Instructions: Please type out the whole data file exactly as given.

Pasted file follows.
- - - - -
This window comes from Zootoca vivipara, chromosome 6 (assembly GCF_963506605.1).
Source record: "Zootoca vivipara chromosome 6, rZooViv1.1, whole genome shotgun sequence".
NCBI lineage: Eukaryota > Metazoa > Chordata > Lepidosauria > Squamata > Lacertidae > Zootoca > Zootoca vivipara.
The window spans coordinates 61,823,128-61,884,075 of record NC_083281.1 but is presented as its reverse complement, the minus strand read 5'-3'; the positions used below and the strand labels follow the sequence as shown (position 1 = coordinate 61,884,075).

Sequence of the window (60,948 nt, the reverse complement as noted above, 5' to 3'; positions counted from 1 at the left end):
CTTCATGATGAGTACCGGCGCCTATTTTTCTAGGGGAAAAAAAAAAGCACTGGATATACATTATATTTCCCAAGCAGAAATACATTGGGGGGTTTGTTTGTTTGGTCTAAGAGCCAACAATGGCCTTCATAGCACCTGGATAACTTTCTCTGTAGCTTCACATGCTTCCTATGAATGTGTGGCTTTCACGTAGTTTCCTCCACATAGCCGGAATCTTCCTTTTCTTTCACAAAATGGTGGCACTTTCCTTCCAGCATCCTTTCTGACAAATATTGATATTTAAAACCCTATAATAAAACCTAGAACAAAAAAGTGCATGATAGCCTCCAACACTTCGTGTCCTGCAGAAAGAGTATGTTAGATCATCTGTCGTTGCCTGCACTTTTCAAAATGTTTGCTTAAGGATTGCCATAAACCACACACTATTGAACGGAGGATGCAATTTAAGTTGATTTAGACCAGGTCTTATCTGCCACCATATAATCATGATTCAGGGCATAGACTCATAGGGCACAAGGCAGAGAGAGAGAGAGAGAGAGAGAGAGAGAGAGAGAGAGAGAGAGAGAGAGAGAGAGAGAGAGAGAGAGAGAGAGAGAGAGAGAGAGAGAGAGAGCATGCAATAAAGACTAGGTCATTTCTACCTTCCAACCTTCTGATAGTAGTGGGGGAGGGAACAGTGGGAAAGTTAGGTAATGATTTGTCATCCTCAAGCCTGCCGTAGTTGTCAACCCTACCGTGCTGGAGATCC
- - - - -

This window comes from Zootoca vivipara, chromosome 6 (assembly GCF_963506605.1).
Source record: "Zootoca vivipara chromosome 6, rZooViv1.1, whole genome shotgun sequence".
NCBI lineage: Eukaryota > Metazoa > Chordata > Lepidosauria > Squamata > Lacertidae > Zootoca > Zootoca vivipara.
The window spans coordinates 61,823,128-61,884,075 of record NC_083281.1 but is presented as its reverse complement, the minus strand read 5'-3'; the positions used below and the strand labels follow the sequence as shown (position 1 = coordinate 61,884,075).

Sequence of the window (60,948 nt, the reverse complement as noted above, 5' to 3'; positions counted from 1 at the left end):
CTTCATGATGAGTACCGGCGCCTATTTTTCTAGGGGAAAAAAAAAAGCACTGGATATACATTATATTTCCCAAGCAGAAATACATTGGGGGGTTTGTTTGTTTGGTCTAAGAGCCAACAATGGCCTTCATAGCACCTGGATAACTTTCTCTGTAGCTTCACATGCTTCCTATGAATGTGTGGCTTTCACGTAGTTTCCTCCACATAGCCGGAATCTTCCTTTTCTTTCACAAAATGGTGGCACTTTCCTTCCAGCATCCTTTCTGACAAATATTGATATTTAAAACCCTATAATAAAACCTAGAACAAAAAAGTGCATGATAGCCTCCAACACTTCGTGTCCTGCAGAAAGAGTATGTTAGATCATCTGTCGTTGCCTGCACTTTTCAAAATGTTTGCTTAAGGATTGCCATAAACCACACACTATTGAACGGAGGATGCAATTTAAGTTGATTTAGACCAGGTCTTATCTGCCACCATATAATCATGATTCAGGGCATAGACTCATAGGGCACAAGGCAGAGAGAGAGAGAGAGAGAGAGAGAGAGAGAGAGAGAGAGAGAGAGAGAGAGAGAGAGAGAGAGAGAGAGAGAGAGAGAGAGAGAGAGAGAGAGCATGCAATAAAGACTAGGTCATTTCTACCTTCCAACCTTCTGATAGTAGTGGGGGAGGGAACAGTGGGAAAGTTAGGTAATGATTTGTCATCCTCAAGCCTGCCGTAGTTGTCAACCCTACCGTGCTGGAGATCC